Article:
Special servicers of CMBS conduit loans are increasingly considering discounted pay-offs as a solution to problem CMBS conduit loans. “CMBS loan disposition and modification decisions for CMBS conduit loans have historically been in the hands of special servicers,” explained Michael Sneden, Executive Vice President of ValueXpress. “A special servicer is assigned to each CMBS issue, usually based on the fact that the special servicer either directly or indirectly invested in the first loss position in the CMBS issue in which it is special servicer,” said Sneden. “Once the loan becomes troubled (normally after 60 days of delinquency), the loan is transferred from the master servicer to the special servicer for workout.” Workout options are governed by a “Pooling and Servicing Agreement,” which is a very lengthy document that basically says the workout strategy must “maximize the net recovery to the trust that contains the pool of loans” (i.e., the particular CMBS issue in which the troubled loan is a part).
When property values were increasing, workout strategies leaned heavily toward foreclosure and property sale. Until 2007, net recoveries were relatively high, often 80%-100% of the unpaid principal balance of the loan. Beginning in 2008, net recoveries began to decrease as property values declined and financing disappeared. Now, net recoveries are falling dramatically. In its December 2009 CMBS Monitor, JPMorgan calculates that $370 million of CMBS conduit loans were liquidated in December 2009 with an average net recovery of 48% of unpaid principal balance of the loan.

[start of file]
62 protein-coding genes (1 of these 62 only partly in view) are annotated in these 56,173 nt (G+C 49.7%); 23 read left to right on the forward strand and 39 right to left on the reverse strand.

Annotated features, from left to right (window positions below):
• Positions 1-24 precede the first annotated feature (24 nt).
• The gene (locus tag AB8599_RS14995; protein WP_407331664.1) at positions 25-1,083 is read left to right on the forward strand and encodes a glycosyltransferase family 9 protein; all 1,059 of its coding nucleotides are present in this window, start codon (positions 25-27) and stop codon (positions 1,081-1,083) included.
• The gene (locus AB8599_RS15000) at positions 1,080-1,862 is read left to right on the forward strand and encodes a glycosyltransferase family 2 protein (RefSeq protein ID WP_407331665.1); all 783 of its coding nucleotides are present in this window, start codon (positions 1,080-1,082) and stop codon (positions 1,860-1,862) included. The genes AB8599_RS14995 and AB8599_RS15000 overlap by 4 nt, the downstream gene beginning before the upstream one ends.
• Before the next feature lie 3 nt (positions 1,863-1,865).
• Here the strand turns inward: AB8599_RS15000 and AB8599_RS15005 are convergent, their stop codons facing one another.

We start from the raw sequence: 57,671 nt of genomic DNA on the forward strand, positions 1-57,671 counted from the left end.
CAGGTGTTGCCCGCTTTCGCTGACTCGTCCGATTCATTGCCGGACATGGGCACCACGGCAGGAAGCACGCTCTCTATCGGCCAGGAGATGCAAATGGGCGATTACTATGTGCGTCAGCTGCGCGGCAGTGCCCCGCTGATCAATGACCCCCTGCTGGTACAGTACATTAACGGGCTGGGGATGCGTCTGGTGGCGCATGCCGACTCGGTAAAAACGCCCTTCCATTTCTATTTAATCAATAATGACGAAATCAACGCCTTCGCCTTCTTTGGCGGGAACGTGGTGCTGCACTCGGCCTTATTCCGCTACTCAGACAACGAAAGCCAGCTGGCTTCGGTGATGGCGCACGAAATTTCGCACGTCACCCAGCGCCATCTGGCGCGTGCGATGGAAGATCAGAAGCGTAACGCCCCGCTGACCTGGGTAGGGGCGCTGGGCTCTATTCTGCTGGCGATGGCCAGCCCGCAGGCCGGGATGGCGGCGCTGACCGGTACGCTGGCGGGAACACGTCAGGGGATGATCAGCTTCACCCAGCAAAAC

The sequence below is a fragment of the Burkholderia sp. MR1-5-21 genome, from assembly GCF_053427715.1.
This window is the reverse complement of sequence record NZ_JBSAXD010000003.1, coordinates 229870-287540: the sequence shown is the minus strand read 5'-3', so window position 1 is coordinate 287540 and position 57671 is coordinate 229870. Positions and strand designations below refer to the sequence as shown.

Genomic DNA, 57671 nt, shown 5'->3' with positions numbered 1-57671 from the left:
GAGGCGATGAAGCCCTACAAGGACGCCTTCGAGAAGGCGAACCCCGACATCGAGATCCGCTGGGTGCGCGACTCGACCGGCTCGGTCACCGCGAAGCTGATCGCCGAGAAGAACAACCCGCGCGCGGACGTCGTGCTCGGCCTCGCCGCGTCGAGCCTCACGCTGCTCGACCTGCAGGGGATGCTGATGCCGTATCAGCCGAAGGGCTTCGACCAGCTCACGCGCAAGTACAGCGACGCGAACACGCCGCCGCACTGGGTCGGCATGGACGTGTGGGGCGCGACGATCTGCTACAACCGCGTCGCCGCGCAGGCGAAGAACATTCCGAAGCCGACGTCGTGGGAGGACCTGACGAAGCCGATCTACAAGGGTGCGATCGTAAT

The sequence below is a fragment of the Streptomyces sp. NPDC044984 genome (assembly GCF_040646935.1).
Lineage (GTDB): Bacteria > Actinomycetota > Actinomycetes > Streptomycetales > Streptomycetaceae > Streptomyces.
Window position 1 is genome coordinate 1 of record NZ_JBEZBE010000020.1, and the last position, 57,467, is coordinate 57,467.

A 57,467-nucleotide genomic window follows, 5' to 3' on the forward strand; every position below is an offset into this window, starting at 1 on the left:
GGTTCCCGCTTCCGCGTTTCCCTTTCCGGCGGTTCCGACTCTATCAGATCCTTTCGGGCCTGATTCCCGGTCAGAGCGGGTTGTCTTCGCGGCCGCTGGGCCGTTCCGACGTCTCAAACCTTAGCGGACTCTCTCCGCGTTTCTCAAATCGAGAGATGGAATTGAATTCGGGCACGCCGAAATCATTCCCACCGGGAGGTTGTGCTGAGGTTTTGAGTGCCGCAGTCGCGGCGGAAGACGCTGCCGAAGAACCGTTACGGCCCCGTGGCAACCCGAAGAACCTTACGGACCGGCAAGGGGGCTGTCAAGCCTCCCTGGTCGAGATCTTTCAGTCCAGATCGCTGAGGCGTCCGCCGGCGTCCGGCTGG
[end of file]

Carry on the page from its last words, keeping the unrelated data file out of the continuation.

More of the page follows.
ValueXpress is utilizing the FHA/HUD 223(f) multifamily loan refinance program to help its clients retire maturing CMBS conduit loans. The FHA/HUD 223(f) multifamily loan program is favored because it generates more loan proceeds that alternative multifamily loan programs. “Even then, sometimes we end up short on loan proceeds,” observed Jim Brett, a ValueXpress underwriter. “When that occurs, we have been successful in presenting the proposal to the special servicer and having it accept a discounted pay-off at, say, 70%-80% of the unpaid balance, as that amount maximizes the return to the loan pool versus the 50% recovery being obtained through other workout strategies.”